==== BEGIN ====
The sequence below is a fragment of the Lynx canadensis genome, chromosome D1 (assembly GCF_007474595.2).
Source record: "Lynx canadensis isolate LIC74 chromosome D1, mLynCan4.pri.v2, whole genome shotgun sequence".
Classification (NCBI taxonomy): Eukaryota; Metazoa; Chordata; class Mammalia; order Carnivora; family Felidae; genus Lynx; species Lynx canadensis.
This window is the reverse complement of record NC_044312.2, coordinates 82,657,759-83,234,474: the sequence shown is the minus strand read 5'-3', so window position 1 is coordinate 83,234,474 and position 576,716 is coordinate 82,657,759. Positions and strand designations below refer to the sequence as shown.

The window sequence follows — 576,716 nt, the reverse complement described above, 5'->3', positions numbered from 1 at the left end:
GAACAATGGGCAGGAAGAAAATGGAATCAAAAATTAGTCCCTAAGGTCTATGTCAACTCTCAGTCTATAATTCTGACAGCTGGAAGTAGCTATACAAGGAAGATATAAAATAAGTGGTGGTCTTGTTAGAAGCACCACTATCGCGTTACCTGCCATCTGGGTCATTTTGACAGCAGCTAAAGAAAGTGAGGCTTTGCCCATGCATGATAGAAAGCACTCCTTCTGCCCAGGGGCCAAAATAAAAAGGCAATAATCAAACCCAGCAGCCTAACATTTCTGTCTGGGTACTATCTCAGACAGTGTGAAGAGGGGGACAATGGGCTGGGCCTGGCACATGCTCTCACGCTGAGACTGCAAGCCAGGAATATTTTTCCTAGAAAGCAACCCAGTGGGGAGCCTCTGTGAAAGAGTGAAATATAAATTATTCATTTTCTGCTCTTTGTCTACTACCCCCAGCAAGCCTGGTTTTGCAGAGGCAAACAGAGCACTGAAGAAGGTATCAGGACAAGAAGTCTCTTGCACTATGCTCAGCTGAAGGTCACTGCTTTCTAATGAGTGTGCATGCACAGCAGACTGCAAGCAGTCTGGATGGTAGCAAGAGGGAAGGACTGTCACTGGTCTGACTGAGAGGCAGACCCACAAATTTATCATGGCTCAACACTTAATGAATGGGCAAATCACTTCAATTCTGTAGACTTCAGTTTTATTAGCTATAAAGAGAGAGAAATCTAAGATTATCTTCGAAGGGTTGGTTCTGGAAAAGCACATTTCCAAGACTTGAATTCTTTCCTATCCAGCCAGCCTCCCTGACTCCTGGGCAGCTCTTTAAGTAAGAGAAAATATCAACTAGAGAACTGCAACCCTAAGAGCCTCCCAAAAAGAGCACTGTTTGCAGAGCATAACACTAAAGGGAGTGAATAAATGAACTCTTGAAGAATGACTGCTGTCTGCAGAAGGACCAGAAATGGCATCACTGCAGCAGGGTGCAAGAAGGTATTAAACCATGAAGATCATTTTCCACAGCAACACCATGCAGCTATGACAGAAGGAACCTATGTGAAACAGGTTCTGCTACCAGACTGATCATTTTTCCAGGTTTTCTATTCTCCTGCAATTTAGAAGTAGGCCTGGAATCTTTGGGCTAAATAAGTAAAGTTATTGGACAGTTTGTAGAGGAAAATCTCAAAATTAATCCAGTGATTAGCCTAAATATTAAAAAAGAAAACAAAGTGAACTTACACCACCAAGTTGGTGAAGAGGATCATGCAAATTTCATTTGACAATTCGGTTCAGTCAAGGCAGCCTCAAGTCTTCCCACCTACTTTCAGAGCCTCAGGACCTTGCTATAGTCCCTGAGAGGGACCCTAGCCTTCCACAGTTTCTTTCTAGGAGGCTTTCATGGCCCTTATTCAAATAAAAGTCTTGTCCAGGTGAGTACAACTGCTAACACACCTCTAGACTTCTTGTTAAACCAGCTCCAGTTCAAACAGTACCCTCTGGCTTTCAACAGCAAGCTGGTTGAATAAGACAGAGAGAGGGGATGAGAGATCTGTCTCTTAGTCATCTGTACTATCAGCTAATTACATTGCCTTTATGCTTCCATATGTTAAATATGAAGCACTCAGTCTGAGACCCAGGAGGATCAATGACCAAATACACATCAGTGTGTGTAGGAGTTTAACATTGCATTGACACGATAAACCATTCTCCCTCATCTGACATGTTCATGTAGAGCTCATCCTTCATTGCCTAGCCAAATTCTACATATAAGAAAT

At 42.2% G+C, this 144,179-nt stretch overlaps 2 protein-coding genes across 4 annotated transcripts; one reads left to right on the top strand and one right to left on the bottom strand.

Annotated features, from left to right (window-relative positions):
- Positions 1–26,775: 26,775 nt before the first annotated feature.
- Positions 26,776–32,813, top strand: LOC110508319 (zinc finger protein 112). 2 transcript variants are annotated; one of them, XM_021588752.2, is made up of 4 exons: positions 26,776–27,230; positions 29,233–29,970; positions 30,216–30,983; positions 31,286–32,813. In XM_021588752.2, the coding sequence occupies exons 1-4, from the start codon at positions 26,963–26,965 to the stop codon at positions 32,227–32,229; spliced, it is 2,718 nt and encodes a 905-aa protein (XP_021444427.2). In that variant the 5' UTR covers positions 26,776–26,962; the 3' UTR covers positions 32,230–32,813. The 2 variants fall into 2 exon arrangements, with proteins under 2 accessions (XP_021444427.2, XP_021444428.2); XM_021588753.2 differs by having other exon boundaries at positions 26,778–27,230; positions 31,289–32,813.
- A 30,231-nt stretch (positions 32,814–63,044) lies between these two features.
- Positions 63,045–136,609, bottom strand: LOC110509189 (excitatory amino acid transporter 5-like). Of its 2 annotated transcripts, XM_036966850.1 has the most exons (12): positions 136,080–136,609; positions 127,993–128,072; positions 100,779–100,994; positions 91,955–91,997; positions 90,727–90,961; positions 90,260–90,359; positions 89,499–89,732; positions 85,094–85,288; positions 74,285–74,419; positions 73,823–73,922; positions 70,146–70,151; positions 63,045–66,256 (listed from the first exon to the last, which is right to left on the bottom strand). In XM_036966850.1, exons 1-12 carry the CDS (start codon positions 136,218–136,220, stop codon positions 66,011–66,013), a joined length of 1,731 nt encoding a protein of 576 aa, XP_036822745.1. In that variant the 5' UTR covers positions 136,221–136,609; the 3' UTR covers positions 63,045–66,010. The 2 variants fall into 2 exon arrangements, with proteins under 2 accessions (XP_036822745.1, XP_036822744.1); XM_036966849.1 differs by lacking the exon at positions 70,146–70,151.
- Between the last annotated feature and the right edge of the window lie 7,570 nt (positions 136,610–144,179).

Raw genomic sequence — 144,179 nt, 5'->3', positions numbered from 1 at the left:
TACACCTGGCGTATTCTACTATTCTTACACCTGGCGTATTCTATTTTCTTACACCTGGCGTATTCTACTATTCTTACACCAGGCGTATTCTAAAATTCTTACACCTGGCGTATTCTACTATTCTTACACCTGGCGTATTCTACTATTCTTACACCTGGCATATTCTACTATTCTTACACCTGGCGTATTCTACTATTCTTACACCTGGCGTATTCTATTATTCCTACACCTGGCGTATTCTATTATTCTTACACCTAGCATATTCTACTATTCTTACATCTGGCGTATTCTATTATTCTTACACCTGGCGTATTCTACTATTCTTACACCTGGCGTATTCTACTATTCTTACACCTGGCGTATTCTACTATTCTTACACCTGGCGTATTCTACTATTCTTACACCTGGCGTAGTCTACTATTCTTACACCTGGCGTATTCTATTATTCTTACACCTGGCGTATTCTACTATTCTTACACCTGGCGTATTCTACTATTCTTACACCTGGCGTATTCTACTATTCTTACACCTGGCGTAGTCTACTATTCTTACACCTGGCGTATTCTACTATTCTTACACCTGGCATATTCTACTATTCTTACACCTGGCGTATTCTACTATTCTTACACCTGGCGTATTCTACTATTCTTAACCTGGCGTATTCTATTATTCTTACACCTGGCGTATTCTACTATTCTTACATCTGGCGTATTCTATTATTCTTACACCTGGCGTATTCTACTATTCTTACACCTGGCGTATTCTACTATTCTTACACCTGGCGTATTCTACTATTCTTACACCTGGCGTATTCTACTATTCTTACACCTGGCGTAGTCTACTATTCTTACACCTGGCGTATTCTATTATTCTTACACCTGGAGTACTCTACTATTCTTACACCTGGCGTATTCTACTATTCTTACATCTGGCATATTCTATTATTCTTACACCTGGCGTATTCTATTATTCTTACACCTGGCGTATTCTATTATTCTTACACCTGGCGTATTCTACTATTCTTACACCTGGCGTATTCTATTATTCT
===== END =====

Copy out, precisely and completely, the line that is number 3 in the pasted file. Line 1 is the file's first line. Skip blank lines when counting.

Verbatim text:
Classification (NCBI taxonomy): Eukaryota; Metazoa; Chordata; class Mammalia; order Carnivora; family Felidae; genus Lynx; species Lynx canadensis.